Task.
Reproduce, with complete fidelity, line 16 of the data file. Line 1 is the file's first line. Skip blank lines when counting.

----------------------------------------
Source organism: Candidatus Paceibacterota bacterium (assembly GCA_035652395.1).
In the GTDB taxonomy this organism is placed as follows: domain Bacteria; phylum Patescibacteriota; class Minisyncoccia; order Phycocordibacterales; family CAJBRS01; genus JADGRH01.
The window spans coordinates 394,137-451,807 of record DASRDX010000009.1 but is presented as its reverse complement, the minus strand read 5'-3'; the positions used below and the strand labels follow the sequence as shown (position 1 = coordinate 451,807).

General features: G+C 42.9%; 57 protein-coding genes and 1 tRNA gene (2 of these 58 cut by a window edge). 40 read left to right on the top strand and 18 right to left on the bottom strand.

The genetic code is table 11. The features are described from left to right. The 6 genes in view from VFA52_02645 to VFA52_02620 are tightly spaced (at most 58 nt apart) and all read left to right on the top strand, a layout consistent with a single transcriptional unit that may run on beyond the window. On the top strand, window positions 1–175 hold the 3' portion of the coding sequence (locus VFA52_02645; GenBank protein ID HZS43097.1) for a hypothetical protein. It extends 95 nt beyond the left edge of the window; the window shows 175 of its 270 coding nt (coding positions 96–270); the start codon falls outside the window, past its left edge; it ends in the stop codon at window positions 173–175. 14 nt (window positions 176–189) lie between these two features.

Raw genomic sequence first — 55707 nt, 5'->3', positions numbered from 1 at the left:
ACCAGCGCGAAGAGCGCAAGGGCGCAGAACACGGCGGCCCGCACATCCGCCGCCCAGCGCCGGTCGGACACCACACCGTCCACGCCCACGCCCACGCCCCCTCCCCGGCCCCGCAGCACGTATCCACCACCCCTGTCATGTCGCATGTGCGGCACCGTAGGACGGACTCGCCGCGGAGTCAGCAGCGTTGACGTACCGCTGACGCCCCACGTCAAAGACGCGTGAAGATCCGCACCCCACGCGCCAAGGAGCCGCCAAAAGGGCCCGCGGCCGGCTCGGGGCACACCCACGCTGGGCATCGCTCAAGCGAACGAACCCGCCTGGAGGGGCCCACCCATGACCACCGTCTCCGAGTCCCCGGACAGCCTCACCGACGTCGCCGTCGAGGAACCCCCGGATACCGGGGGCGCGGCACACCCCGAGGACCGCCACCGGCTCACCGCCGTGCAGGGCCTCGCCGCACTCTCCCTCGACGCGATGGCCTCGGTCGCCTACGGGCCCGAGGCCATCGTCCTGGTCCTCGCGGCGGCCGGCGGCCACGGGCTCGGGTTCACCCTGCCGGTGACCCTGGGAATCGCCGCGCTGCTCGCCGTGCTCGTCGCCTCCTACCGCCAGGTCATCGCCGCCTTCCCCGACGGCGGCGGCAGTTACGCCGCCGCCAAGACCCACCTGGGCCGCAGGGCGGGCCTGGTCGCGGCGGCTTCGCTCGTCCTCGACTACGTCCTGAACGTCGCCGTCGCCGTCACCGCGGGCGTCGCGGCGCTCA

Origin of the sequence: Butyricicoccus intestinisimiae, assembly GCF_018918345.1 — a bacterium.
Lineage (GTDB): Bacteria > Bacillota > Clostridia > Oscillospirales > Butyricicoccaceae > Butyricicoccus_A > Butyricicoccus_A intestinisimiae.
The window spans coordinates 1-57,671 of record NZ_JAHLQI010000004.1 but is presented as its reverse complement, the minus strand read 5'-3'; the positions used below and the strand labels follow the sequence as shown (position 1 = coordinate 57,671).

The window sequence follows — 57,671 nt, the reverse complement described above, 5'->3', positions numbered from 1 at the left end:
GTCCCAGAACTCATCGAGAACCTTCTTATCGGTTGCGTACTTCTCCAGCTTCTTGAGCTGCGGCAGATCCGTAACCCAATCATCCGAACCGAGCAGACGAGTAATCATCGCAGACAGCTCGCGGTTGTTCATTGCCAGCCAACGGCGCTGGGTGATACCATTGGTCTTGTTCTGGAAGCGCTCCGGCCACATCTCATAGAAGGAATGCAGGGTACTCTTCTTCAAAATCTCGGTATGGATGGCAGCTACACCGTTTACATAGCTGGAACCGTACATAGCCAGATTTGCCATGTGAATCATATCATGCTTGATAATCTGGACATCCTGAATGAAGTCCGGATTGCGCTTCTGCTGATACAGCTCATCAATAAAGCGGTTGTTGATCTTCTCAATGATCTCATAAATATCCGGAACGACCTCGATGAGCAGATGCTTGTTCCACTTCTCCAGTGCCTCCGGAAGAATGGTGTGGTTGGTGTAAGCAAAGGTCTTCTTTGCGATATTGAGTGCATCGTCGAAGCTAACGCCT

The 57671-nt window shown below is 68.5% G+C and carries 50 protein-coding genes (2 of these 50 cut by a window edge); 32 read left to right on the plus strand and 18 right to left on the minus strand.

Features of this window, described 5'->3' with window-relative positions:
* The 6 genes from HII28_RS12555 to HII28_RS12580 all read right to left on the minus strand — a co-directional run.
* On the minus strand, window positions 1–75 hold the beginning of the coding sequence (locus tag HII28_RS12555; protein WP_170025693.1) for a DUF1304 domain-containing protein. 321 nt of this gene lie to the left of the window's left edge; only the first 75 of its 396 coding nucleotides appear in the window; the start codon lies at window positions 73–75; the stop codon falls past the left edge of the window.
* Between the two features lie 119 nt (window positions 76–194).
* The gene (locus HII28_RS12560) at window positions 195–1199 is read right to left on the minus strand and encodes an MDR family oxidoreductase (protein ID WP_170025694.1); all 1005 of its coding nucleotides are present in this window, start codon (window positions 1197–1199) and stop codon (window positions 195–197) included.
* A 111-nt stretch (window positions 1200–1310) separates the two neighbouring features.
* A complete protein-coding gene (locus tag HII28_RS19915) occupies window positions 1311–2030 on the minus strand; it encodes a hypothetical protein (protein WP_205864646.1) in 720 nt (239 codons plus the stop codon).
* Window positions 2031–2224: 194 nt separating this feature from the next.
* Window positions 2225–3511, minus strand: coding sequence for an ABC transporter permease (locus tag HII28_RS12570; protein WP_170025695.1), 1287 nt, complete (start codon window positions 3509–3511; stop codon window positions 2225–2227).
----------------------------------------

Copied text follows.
* On the minus strand, window positions 1–75 hold the beginning of the coding sequence (locus tag HII28_RS12555; protein WP_170025693.1) for a DUF1304 domain-containing protein. 321 nt of this gene lie to the left of the window's left edge; only the first 75 of its 396 coding nucleotides appear in the window; the start codon lies at window positions 73–75; the stop codon falls past the left edge of the window.